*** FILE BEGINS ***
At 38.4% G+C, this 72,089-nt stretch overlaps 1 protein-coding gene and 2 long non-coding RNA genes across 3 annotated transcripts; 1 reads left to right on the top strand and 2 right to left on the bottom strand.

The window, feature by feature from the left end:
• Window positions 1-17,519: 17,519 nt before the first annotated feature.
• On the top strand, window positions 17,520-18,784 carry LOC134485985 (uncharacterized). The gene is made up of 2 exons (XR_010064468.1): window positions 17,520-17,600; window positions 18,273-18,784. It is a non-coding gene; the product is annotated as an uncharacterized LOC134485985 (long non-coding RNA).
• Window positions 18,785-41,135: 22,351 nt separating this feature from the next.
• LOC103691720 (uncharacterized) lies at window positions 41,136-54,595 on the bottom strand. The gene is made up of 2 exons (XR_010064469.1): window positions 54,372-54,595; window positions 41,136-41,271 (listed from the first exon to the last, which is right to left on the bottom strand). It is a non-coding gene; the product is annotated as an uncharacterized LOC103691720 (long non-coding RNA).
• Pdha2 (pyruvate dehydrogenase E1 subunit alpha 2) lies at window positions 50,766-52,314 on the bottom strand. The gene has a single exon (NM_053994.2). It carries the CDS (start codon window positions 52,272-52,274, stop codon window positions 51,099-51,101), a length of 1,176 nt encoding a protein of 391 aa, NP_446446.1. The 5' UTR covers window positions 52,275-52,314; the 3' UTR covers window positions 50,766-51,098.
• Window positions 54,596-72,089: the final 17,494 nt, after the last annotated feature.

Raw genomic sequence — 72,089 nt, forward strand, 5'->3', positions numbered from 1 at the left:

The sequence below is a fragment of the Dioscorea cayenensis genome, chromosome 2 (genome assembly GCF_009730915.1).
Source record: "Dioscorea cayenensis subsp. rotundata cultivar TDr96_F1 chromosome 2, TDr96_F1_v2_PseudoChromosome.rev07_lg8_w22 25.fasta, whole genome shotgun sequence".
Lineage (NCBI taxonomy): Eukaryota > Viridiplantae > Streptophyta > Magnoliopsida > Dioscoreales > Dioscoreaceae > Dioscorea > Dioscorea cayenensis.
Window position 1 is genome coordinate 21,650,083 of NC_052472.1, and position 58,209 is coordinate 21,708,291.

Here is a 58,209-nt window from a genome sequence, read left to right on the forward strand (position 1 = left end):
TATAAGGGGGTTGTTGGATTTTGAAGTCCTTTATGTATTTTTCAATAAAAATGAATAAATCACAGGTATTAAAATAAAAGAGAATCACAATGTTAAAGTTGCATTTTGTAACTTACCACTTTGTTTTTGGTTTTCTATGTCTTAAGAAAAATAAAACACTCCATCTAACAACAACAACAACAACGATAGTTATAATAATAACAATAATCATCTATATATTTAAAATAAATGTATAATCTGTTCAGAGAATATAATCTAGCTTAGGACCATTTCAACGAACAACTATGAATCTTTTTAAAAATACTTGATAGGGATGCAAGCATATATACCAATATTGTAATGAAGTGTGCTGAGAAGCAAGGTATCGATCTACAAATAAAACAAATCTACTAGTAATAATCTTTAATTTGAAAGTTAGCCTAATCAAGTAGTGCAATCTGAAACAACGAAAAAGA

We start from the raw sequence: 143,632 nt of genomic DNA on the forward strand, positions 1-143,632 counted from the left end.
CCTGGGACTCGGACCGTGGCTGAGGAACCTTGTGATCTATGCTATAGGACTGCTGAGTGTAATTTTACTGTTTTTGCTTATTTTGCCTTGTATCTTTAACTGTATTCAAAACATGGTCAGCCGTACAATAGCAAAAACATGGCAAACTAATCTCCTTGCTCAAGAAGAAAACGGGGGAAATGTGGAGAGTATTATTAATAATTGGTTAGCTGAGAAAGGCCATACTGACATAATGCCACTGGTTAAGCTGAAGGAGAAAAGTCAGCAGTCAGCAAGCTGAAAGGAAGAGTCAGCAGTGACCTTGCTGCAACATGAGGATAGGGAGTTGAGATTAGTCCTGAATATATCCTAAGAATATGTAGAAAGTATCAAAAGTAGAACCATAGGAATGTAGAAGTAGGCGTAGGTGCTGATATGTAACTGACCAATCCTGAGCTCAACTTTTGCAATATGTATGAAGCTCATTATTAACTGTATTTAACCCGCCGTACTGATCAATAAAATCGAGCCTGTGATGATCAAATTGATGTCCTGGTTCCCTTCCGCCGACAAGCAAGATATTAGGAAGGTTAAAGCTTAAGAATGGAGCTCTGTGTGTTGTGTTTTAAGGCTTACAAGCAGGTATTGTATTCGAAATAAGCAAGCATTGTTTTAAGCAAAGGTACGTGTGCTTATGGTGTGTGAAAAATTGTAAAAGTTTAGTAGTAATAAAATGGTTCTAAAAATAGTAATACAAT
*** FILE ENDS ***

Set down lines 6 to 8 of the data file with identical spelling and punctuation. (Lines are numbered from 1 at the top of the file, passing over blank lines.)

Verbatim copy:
• LOC103691720 (uncharacterized) lies at window positions 41,136-54,595 on the bottom strand. The gene is made up of 2 exons (XR_010064469.1): window positions 54,372-54,595; window positions 41,136-41,271 (listed from the first exon to the last, which is right to left on the bottom strand). It is a non-coding gene; the product is annotated as an uncharacterized LOC103691720 (long non-coding RNA).
• Pdha2 (pyruvate dehydrogenase E1 subunit alpha 2) lies at window positions 50,766-52,314 on the bottom strand. The gene has a single exon (NM_053994.2). It carries the CDS (start codon window positions 52,272-52,274, stop codon window positions 51,099-51,101), a length of 1,176 nt encoding a protein of 391 aa, NP_446446.1. The 5' UTR covers window positions 52,275-52,314; the 3' UTR covers window positions 50,766-51,098.
• Window positions 54,596-72,089: the final 17,494 nt, after the last annotated feature.